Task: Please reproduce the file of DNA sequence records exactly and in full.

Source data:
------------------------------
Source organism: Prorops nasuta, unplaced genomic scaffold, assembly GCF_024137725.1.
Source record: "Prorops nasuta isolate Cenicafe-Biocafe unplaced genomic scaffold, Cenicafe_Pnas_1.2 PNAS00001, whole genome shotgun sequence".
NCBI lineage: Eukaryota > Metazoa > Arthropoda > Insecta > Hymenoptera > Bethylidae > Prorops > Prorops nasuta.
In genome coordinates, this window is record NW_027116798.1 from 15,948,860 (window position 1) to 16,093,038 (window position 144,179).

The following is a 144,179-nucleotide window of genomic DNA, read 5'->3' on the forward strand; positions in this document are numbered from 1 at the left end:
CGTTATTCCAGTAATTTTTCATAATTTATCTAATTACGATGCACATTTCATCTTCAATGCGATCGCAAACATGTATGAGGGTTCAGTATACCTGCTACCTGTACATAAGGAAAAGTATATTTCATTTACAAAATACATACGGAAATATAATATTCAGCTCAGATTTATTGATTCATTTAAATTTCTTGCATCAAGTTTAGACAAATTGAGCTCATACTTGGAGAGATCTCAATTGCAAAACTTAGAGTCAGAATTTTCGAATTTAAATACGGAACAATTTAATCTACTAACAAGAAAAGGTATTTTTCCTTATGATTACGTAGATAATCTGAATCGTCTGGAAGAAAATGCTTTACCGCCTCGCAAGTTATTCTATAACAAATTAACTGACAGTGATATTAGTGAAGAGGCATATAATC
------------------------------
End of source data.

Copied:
Source organism: Prorops nasuta, unplaced genomic scaffold, assembly GCF_024137725.1.
Source record: "Prorops nasuta isolate Cenicafe-Biocafe unplaced genomic scaffold, Cenicafe_Pnas_1.2 PNAS00001, whole genome shotgun sequence".
NCBI lineage: Eukaryota > Metazoa > Arthropoda > Insecta > Hymenoptera > Bethylidae > Prorops > Prorops nasuta.
In genome coordinates, this window is record NW_027116798.1 from 15,948,860 (window position 1) to 16,093,038 (window position 144,179).

The following is a 144,179-nucleotide window of genomic DNA, read 5'->3' on the forward strand; positions in this document are numbered from 1 at the left end:
CGTTATTCCAGTAATTTTTCATAATTTATCTAATTACGATGCACATTTCATCTTCAATGCGATCGCAAACATGTATGAGGGTTCAGTATACCTGCTACCTGTACATAAGGAAAAGTATATTTCATTTACAAAATACATACGGAAATATAATATTCAGCTCAGATTTATTGATTCATTTAAATTTCTTGCATCAAGTTTAGACAAATTGAGCTCATACTTGGAGAGATCTCAATTGCAAAACTTAGAGTCAGAATTTTCGAATTTAAATACGGAACAATTTAATCTACTAACAAGAAAAGGTATTTTTCCTTATGATTACGTAGATAATCTGAATCGTCTGGAAGAAAATGCTTTACCGCCTCGCAAGTTATTCTATAACAAATTAACTGACAGTGATATTAGTGAAGAGGCATATAATC